Radioactive contamination discovered at three more Scottish sites

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By a Newsnet reporter
 
Three more military sites in Scotland have been found to be contaminated with radioactive material it has emerged today.
 
A report in today’s Scottish Sunday Express has revealed that sites at former RAF Kinloss in Moray, an RAF base in Machrihanish, Argyll and an aviation repair factory near Perth have been left with a legacy of radium contamination.

The SNP’s UK environment spokesman Mike Weir MP asked Defence Minister Andrew Robathan in October to list all the locations where radium had been buried.  However Mr Robathan failed to do so.

The discovery of three more contaminated sites only came to light following a freedom of information request by the Scottish Sunday Express following a secret report said to have been carried out by UK officials that had identified 13 ‘radium hotspots’ in the UK.

The contaminated material is said by authorities to be the paint used to coat aircraft dials to allow them to be viewed at night.

The emergence of further radioactive contamination follows growing anger over similar pollution discovered at Dalgety Bay where hundreds of contaminated fragments were discovered by the Scottish Environmental Protection Agency (SEPA).

Some of the contaminated material is said to be so potent that it could cause burns to skin if touched.

The situation at the Fife beach has led to growing anger over the refusal of the Ministry of Defence to accept responsibility and to decontaminate the affected area.  SEPA has warned that a refusal by the ministry will see the area designated a contaminated area and closed – the first time such a decision will have been taken in Scotland.

Last week Deputy First Minister Nicola Sturgeon described the MoD’s handling of the situation at Dalgety Bay “entirely unacceptable”. 

The Scottish government’s Cabinet Secretary for rural affairs and the environment Richard Lochhead has already written twice to the UK Secretary of State for defence urging the MoD to take immediate action, but has yet to receive a reply.

Ms Sturgeon added:

“No reply has yet been received and it is vital that the MOD respond without any further delay with a credible plan for how they will act to address this situation.”

Following the emergence of a further three sites affected by radioactive contamination, the SNP called for ‘total transparency’ from the Ministry of Defence.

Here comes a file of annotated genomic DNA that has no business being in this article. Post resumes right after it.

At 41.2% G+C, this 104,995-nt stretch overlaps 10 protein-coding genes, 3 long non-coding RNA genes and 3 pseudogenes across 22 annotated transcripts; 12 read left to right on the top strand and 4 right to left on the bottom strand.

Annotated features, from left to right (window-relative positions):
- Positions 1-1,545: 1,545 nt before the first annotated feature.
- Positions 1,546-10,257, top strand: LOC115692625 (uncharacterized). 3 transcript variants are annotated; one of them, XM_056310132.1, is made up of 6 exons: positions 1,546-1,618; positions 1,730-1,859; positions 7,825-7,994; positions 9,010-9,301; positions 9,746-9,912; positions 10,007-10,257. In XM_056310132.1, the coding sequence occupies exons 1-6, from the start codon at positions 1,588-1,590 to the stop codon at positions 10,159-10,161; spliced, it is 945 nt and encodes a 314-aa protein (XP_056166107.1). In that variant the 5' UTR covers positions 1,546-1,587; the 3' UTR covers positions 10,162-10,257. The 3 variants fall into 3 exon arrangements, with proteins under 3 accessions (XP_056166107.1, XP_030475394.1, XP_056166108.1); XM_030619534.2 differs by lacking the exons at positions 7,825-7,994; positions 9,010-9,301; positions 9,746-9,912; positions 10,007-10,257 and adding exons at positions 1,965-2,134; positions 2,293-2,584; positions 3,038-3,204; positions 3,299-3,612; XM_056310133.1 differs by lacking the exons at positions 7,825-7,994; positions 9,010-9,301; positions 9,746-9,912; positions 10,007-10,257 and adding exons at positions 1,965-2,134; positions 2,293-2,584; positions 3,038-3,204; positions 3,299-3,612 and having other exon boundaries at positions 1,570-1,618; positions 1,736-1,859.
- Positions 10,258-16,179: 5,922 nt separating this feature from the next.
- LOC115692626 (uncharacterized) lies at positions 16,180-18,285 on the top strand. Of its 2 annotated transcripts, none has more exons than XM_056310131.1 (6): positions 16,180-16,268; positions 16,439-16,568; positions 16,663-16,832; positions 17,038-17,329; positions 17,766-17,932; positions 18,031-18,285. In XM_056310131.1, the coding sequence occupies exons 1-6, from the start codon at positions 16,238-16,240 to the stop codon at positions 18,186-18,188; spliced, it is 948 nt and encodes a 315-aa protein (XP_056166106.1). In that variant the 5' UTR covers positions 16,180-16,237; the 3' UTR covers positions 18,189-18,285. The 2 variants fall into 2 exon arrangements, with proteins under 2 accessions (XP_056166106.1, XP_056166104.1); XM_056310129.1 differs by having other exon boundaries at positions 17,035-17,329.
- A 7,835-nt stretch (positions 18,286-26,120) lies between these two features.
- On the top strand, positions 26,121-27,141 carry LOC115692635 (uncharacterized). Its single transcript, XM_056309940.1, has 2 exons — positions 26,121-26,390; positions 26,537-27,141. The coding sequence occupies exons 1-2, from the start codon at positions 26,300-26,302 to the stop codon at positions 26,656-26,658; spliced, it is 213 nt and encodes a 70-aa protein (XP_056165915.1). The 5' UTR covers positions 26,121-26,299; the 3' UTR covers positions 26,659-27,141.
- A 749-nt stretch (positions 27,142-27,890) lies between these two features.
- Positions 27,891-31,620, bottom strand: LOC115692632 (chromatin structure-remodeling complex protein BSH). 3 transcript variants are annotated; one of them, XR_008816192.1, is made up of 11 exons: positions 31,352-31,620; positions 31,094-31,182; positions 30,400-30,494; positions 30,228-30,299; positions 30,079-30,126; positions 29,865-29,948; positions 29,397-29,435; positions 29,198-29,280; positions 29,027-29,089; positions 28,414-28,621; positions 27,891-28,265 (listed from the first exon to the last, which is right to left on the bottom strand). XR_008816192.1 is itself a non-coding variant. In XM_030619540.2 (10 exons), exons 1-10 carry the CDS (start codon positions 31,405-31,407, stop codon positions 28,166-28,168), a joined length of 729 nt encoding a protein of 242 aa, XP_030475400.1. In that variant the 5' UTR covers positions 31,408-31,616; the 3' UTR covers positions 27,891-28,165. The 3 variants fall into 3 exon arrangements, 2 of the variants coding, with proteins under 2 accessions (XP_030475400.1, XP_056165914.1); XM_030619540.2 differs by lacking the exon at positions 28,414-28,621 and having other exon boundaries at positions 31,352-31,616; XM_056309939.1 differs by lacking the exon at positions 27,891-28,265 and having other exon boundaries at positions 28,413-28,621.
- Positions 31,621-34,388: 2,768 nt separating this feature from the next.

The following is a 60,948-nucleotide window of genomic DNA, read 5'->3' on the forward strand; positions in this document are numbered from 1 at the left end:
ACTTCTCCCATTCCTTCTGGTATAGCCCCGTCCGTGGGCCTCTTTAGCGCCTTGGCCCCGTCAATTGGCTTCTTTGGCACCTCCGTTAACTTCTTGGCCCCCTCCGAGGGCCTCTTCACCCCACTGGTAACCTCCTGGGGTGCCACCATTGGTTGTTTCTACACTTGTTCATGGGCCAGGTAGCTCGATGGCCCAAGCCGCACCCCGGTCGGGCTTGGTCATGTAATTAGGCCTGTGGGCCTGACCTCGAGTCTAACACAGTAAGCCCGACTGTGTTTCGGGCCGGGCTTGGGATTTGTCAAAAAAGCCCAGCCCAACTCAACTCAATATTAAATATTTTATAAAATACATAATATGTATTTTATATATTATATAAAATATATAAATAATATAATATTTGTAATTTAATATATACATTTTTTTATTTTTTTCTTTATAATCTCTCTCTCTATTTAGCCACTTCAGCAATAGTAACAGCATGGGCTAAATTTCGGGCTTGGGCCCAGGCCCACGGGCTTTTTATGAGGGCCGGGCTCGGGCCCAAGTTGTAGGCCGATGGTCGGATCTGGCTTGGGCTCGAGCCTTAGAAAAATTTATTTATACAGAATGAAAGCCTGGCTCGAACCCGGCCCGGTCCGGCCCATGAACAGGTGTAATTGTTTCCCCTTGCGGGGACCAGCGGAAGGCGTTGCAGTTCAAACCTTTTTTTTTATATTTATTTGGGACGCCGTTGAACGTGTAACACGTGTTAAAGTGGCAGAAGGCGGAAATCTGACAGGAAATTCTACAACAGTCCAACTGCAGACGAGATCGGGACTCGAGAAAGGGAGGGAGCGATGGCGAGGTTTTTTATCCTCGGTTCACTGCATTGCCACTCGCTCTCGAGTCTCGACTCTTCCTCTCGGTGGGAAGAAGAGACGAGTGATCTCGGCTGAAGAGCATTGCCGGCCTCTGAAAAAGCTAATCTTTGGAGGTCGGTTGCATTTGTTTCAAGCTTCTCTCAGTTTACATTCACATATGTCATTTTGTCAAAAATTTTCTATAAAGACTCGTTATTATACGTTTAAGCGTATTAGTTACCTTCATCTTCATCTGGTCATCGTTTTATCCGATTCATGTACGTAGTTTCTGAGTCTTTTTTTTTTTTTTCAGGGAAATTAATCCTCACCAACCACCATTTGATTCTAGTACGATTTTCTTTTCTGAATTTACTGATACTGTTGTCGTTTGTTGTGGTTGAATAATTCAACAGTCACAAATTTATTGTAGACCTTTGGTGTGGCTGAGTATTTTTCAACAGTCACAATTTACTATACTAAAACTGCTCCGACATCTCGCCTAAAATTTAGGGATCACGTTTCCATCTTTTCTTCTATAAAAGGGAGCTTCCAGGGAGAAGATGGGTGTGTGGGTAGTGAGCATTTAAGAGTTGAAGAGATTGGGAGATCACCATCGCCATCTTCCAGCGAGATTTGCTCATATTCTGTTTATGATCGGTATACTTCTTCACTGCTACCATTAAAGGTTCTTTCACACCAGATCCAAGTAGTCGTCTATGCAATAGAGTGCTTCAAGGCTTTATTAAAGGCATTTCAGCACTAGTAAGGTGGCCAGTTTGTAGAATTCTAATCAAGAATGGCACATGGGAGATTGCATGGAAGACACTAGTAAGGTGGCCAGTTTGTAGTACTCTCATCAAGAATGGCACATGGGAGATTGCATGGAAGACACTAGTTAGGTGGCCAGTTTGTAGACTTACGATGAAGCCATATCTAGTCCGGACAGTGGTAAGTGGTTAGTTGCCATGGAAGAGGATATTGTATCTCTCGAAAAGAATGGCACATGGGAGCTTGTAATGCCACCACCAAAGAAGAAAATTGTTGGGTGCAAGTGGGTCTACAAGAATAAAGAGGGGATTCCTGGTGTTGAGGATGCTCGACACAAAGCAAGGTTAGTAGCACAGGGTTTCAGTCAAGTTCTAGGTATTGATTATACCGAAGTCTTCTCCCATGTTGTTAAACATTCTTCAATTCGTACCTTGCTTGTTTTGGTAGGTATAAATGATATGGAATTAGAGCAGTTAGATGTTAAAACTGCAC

Mike Weir, whose questions to the UK Minister led to the sites being named, said:

“Given the failure of the MoD to take responsibility for the contamination at Dalgety Bay, it is clearly worrying that other locations where soil polluted by radium have been identified.

“The behaviour of the Ministry of Defence has been evasive and shifty, with Ministers refusing to provide the information that has now emerged from an FOI request to the Defence Infrastructure Organisation.

“We now need total transparency as well as immediate action to clean up any hazard that exists to public health.

“The communities that are affected deserve total transparency and the Ministry of Defence must accept its clear responsibility to establish the facts and take action clean up any contamination.”

The Dalgety Bay discoveries were made after the MoD had conducted a survey of the area in September, discovering only 33 radioactive fragments. 

SEPA scientists carried out their own survey and discovered over four hundred contaminated fragments, some 76 times more radioactive than the previous discoveries.  SEPA’s radioactive specialist Dr Paul Dale said he had doubts over the MoD survey.

The Ministry of Defence has been avoiding dealing with the clean-up of pollution from old military planes for over 20 years and is reported to have played down possible health effects for members of the public.

Official minutes from a meeting in 2009 revealed MoD scientists had refused to handle the material due to concerns that it could cause cancer.